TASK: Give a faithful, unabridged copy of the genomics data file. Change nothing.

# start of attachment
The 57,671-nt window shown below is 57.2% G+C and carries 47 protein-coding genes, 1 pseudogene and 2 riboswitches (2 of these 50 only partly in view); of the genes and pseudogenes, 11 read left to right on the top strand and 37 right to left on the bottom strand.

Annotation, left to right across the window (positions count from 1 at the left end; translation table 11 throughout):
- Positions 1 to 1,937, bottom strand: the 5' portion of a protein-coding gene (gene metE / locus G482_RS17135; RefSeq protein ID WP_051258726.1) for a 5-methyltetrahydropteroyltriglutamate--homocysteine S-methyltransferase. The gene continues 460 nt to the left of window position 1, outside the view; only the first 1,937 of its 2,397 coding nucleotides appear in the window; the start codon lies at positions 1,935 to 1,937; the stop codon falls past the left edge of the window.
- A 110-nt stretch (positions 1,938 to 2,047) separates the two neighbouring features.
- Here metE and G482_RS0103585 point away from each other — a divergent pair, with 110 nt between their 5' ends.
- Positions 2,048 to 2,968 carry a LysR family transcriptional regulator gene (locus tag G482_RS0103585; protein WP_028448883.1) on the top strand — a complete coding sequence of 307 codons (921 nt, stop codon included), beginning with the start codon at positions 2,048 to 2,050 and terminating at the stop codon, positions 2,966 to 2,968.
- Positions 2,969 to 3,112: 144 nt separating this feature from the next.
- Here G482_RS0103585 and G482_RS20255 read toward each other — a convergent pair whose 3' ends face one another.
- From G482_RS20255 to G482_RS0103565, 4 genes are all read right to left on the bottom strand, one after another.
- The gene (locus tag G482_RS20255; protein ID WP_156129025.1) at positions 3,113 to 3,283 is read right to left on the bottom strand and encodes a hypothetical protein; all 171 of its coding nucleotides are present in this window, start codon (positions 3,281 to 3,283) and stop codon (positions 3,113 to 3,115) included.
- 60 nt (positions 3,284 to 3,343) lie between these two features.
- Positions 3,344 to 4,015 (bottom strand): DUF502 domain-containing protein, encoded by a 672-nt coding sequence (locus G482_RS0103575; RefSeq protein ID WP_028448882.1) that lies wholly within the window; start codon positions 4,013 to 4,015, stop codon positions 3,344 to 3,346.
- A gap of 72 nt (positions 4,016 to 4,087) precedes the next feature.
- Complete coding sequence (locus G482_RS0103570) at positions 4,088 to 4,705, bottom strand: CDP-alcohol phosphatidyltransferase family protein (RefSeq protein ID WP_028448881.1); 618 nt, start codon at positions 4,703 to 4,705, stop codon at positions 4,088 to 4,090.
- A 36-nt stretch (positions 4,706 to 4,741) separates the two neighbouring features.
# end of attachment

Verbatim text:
The 57,671-nt window shown below is 57.2% G+C and carries 47 protein-coding genes, 1 pseudogene and 2 riboswitches (2 of these 50 only partly in view); of the genes and pseudogenes, 11 read left to right on the top strand and 37 right to left on the bottom strand.

Annotation, left to right across the window (positions count from 1 at the left end; translation table 11 throughout):
- Positions 1 to 1,937, bottom strand: the 5' portion of a protein-coding gene (gene metE / locus G482_RS17135; RefSeq protein ID WP_051258726.1) for a 5-methyltetrahydropteroyltriglutamate--homocysteine S-methyltransferase. The gene continues 460 nt to the left of window position 1, outside the view; only the first 1,937 of its 2,397 coding nucleotides appear in the window; the start codon lies at positions 1,935 to 1,937; the stop codon falls past the left edge of the window.
- A 110-nt stretch (positions 1,938 to 2,047) separates the two neighbouring features.
- Here metE and G482_RS0103585 point away from each other — a divergent pair, with 110 nt between their 5' ends.
- Positions 2,048 to 2,968 carry a LysR family transcriptional regulator gene (locus tag G482_RS0103585; protein WP_028448883.1) on the top strand — a complete coding sequence of 307 codons (921 nt, stop codon included), beginning with the start codon at positions 2,048 to 2,050 and terminating at the stop codon, positions 2,966 to 2,968.
- Positions 2,969 to 3,112: 144 nt separating this feature from the next.
- Here G482_RS0103585 and G482_RS20255 read toward each other — a convergent pair whose 3' ends face one another.
- From G482_RS20255 to G482_RS0103565, 4 genes are all read right to left on the bottom strand, one after another.
- The gene (locus tag G482_RS20255; protein ID WP_156129025.1) at positions 3,113 to 3,283 is read right to left on the bottom strand and encodes a hypothetical protein; all 171 of its coding nucleotides are present in this window, start codon (positions 3,281 to 3,283) and stop codon (positions 3,113 to 3,115) included.
- 60 nt (positions 3,284 to 3,343) lie between these two features.
- Positions 3,344 to 4,015 (bottom strand): DUF502 domain-containing protein, encoded by a 672-nt coding sequence (locus G482_RS0103575; RefSeq protein ID WP_028448882.1) that lies wholly within the window; start codon positions 4,013 to 4,015, stop codon positions 3,344 to 3,346.
- A gap of 72 nt (positions 4,016 to 4,087) precedes the next feature.
- Complete coding sequence (locus G482_RS0103570) at positions 4,088 to 4,705, bottom strand: CDP-alcohol phosphatidyltransferase family protein (RefSeq protein ID WP_028448881.1); 618 nt, start codon at positions 4,703 to 4,705, stop codon at positions 4,088 to 4,090.
- A 36-nt stretch (positions 4,706 to 4,741) separates the two neighbouring features.